I need some rest and relaxation time. Just what I had planned for tomorrow, Friday and Saturday. (Sunday, I need to be back in the pulpit.) My dear husband and I will travel to see my sister for the next few days, and I will even leave my laptop at home. (Gasp!)

If anyone would like to pray for me, I will gratefully accept prayers! Believe me, I have a full slate of things on my To-Do List waiting for me, when I come back.

However, I am still going to pray while traveling. I will take my prayer book with me while I am gone. Perhaps, I will have a fresh perspective on both prayer and life-in-general when I get back. Perhaps, in 2017, we can all make a fresh start.

Dear God, thank You for Your many blessings. Thank You for the opportunity and possibility to get away, to see family, and to rest and relax. And, thank You for dear friends, who uphold me in prayer. Help me to remember my friends and loved ones, too. Amen, and amen.

@chaplaineliza

Like what you read? Disagree? Share your thoughts with your loved ones and continue the conversation.

Why not visit my companion blogs, “the best of” A Year of Being Kind.  #PursuePEACE. My Facebook page, Pursuing Peace – Thanks! And, read my sermons from Pastor, Preacher Pray-er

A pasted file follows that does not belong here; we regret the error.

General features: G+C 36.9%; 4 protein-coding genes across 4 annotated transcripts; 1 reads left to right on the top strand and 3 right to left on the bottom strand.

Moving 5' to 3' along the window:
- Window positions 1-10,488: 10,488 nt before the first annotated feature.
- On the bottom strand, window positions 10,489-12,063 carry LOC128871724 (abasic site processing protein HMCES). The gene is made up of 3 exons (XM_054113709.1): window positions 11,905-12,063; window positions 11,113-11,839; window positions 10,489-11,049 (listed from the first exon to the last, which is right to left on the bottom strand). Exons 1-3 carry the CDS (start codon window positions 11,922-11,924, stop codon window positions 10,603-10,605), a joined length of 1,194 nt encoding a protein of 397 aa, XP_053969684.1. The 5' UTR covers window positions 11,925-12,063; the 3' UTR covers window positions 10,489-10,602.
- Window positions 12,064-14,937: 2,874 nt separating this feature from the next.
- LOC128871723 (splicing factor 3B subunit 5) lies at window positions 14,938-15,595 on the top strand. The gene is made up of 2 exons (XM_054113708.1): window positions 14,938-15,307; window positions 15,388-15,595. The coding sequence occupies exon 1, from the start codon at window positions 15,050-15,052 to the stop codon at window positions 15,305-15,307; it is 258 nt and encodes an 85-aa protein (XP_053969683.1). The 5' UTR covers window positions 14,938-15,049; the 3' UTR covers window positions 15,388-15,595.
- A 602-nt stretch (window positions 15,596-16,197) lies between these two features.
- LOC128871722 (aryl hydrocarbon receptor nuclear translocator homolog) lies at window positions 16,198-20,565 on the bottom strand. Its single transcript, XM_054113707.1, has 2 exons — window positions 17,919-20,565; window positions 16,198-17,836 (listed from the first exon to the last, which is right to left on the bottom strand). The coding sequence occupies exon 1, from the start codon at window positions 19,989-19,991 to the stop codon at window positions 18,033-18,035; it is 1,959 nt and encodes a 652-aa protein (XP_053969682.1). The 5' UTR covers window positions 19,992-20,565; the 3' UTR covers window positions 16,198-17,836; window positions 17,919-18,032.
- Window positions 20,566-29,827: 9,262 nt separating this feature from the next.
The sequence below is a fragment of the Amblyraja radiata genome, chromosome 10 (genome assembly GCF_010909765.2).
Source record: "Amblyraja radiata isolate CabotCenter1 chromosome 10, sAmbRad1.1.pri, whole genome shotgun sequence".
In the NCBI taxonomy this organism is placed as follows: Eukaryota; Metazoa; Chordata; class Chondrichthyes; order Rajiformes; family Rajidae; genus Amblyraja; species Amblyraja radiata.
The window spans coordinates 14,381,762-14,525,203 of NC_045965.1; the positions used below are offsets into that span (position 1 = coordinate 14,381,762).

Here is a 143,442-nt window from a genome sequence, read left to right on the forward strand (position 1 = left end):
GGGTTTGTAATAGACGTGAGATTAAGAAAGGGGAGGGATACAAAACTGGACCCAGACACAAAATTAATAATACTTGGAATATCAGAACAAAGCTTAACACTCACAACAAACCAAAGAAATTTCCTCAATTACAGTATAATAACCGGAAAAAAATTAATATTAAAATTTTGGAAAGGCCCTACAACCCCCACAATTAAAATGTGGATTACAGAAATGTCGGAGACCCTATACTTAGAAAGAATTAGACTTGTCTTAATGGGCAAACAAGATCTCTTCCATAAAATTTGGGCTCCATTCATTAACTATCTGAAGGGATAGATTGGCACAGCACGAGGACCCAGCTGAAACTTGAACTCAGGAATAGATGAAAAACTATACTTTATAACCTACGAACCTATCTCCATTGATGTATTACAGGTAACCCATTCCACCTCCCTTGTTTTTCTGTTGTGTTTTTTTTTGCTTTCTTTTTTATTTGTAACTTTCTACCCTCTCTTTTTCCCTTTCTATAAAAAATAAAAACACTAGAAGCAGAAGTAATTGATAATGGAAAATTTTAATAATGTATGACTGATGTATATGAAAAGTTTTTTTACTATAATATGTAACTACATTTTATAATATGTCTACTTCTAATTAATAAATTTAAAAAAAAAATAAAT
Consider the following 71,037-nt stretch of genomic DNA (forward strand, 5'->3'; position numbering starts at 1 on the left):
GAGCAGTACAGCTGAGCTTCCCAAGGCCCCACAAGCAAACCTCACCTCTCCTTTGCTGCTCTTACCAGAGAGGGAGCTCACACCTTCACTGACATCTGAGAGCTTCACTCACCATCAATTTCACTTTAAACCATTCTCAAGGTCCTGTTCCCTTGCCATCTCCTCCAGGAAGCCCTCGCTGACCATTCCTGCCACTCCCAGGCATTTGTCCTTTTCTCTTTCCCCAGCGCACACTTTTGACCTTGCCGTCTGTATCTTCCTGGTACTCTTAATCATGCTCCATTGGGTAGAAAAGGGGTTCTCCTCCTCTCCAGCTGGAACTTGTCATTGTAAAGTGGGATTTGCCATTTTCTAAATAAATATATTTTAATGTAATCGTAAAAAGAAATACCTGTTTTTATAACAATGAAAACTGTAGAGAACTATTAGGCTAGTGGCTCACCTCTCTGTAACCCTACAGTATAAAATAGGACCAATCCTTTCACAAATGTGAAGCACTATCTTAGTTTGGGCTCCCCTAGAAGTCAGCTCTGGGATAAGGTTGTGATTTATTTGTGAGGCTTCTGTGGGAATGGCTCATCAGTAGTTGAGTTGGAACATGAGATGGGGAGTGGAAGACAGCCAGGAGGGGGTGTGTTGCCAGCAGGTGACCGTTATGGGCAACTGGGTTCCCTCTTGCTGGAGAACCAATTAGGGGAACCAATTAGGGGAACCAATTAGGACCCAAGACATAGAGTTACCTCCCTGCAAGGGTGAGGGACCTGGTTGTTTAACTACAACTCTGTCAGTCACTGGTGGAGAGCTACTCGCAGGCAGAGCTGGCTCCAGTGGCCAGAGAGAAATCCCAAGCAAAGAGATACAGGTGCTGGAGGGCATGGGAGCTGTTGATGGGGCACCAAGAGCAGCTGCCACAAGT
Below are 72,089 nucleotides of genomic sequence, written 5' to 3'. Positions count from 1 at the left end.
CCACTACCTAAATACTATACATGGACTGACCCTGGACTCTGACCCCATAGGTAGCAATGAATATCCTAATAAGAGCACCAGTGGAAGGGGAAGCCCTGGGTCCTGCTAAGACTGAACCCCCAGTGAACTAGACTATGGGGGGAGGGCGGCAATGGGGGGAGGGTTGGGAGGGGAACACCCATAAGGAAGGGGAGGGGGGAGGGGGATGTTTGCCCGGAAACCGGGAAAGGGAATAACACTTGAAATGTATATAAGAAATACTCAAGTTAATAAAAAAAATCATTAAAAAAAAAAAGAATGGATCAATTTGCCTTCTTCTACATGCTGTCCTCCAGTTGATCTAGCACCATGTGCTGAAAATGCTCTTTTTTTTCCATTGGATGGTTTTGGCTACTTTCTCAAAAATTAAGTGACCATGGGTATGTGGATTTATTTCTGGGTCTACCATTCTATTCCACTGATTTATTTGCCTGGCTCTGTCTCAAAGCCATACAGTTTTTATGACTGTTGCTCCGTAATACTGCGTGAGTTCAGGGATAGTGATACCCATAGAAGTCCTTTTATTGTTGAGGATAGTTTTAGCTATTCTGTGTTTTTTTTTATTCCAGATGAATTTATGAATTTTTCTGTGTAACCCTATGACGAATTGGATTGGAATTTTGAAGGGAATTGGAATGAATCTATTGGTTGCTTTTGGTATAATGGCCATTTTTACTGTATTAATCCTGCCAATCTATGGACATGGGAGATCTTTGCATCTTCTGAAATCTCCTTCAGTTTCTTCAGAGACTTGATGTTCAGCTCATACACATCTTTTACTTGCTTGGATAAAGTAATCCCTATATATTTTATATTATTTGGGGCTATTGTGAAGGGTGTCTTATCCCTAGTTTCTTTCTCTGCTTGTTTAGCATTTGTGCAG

Another “Christmas Story”

And now, for something completely different.

I found this short story in my files, written ten years ago. I post it here for your reading pleasure.

christmas-shopping-cart

Another “Christmas Story”

by Elizabeth Jones

 

I had hoped this Christmas season was going to be somehow, well, different.

Alas, it was the same.

Same old frantic shoppers, frantically rushing from store to store. Same old lighted decorations in our newly renovated downtown shopping district. Same old “holiday” songs sung at our children’s school “winter concert.” (note: not “Christmas concert.” Not, heaven forbid, expressing the seasonal view of the predominant religious group in these United States in even one song in the concert. No.)

Same old Christmas video tapes played in our apartment. (Condominium, really. Small, modest rooms, in a great area in our town. Such a steal, at the time we bought it. But I digress.)

As I was saying, my family—specifically my husband—played the same old video tapes that they had played every year since I could remember. Especially, over and over again, “A Christmas Story.” Or, as I shall refer to it from this point forward, The Movie.

I knew the plot of The Movie backwards and forwards, forwards and backwards. I knew Ralphie and his angst at the possibility of not receiving the Red Rider BB gun. (“You’ll put your eye out, kid.”) I had felt Ralphie’s pain at being forced to model the bunny suit for doting grown-ups. My tongue smarted at just the memory of being frozen to the flagpole at school. (I did not even have to see the actual scene in the movie.)